Australian Energy Minister Chris Bowen announced on Friday he and United States Special Presidential Envoy for Climate John Kerry had signed a letter of intent to break down barriers for U.S. companies looking to invest in Australia’s clean energy industries and increase renewables deployment.
The Clean Energy Demand Initiative (CEDI) is expected to serve as a platform to connect Australia with U.S.-based companies seeking to rapidly deploy clean energy to offset electricity demand in their sectors.
Bowen said the signing of the CEDI will make it easier to encourage cost-competitive and efficient markets and implement credible and transparent systems for investors.
“By setting up a favourable market environment for investment, we are signalling to U.S. companies that we welcome international partners to support our clean energy future,” he said.
“The initiative also sends a signal to the world that Australia is open for business as a reliable investment as the world heads towards net zero emissions by 2050.”
The U.S. Department of State (DOS) said Amazon, Google and Unilever are among a group of nine U.S.-headquartered companies that have already lent their support to the CEDI, expressing interest in investing in Australia’s clean energy generation infrastructure.
“Together, these companies seek to unlock between $US2.2-$US2.8 billion ($3.3-$4.2 million) in Australia’s clean energy infrastructure arising from commercial and industrial sector operations,” the DOS said in a statement.
“Many of these firms are already working with their supply chain partners in Australia and confirm the desire to support their suppliers with clean energy procurement as more options become available.”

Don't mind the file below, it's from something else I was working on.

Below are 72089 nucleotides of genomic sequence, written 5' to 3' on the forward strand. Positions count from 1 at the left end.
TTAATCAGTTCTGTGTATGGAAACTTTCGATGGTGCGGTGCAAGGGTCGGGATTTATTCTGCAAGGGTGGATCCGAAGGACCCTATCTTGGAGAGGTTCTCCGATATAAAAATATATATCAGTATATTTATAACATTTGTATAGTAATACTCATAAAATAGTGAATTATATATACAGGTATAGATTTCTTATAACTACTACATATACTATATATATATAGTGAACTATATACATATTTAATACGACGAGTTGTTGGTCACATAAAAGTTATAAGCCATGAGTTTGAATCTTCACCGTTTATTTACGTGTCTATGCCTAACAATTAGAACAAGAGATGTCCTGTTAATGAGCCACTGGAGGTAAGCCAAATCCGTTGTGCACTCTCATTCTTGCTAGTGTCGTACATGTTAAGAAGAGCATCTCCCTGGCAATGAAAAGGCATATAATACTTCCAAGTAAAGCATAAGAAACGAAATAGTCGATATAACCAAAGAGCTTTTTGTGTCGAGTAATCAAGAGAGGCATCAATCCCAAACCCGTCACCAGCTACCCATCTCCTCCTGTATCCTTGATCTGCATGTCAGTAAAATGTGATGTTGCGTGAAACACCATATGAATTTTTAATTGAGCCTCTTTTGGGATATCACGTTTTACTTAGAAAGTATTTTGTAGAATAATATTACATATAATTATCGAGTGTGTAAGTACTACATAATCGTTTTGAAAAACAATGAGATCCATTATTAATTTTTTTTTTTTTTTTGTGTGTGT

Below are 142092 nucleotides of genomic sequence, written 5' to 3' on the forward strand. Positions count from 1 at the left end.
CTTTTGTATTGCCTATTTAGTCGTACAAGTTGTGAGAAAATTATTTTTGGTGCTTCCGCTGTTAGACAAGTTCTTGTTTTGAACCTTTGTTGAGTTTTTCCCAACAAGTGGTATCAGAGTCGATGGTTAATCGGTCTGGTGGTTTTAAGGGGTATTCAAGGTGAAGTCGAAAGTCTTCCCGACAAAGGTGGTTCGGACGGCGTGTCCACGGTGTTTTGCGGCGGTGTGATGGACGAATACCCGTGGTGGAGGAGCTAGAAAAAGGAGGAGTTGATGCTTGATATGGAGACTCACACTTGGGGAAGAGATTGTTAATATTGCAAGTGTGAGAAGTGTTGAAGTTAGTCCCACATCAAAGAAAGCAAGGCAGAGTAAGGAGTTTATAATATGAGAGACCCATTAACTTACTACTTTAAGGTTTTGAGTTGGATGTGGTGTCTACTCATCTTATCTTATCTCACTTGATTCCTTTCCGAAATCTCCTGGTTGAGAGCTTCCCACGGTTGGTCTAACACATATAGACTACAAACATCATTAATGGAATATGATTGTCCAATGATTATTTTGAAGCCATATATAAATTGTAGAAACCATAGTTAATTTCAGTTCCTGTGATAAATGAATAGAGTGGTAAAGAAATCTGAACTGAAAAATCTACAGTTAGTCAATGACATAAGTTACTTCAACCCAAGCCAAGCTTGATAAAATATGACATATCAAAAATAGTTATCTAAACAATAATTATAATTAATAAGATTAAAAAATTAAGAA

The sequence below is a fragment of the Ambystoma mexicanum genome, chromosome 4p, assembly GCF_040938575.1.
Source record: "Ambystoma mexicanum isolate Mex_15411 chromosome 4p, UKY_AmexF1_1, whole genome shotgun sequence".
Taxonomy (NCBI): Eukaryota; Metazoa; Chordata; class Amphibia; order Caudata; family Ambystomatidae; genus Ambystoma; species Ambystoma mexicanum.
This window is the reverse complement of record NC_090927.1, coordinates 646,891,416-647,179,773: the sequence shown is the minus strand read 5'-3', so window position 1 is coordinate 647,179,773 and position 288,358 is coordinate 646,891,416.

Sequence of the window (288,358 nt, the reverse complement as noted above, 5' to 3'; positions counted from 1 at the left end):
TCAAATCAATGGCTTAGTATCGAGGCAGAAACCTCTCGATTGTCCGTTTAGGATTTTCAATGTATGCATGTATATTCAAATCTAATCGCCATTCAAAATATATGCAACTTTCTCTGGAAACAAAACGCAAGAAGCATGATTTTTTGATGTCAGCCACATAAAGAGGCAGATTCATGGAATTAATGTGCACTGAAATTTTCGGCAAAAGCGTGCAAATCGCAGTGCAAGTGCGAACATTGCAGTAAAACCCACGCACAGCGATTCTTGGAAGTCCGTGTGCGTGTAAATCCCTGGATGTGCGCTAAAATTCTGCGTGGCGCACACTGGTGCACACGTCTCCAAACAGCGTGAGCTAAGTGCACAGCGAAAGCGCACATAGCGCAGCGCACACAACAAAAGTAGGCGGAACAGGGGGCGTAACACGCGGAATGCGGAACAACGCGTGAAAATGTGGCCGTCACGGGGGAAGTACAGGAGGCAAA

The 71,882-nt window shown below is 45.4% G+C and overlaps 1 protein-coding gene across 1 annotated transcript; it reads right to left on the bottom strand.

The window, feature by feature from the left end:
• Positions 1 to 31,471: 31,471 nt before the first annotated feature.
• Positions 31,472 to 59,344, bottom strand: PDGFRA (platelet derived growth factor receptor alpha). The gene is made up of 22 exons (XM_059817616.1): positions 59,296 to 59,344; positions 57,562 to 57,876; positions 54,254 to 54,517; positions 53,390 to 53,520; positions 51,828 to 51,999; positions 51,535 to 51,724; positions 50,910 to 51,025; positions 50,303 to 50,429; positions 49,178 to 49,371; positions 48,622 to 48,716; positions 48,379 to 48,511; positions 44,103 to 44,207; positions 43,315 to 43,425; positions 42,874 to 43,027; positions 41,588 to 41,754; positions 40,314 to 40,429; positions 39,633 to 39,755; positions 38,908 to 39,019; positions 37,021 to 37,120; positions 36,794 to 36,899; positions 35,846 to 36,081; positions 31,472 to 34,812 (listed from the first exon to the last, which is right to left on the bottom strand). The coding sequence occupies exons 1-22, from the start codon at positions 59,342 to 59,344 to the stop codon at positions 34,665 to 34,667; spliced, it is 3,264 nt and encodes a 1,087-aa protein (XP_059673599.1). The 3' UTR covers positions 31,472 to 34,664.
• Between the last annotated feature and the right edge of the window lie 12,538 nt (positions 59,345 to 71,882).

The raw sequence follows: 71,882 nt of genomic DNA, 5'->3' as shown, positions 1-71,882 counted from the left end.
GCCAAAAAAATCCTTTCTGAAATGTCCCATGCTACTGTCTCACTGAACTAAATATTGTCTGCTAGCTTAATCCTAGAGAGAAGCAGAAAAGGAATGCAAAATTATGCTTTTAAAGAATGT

Online retail giant Amazon is among those to have already established a firm foothold in the Australian renewable energy landscape, signing long-term power purchase agreements (PPAs) for a combined 262 MW of clean energy capacity across three utility-scale renewable projects in Australia.
The three projects, including the 150 MW Suntop and the 110 MW Gunnedah solar farms in regional New South Wales, are expected to generate a combined 717,000 MWh of renewable energy annually for Amazon.
The DOS said Australia’s addition to the CEDI could serve as a model for other countries working to expand corporate procurement of renewable energy.
“The experience and expertise of Australia’s regulators, utilities, and private sector, and the Australian government’s active engagement on regional energy security, will be valuable additions to the CEDI,” it said.
Bowen said the signing of the CEDI was another step towards closer ties between Australia and the U.S. on climate action.
“It is another milestone for our relationship with the U.S. after we signed the Australia -United States Net Zero Technology Acceleration Partnership in July,” he said.
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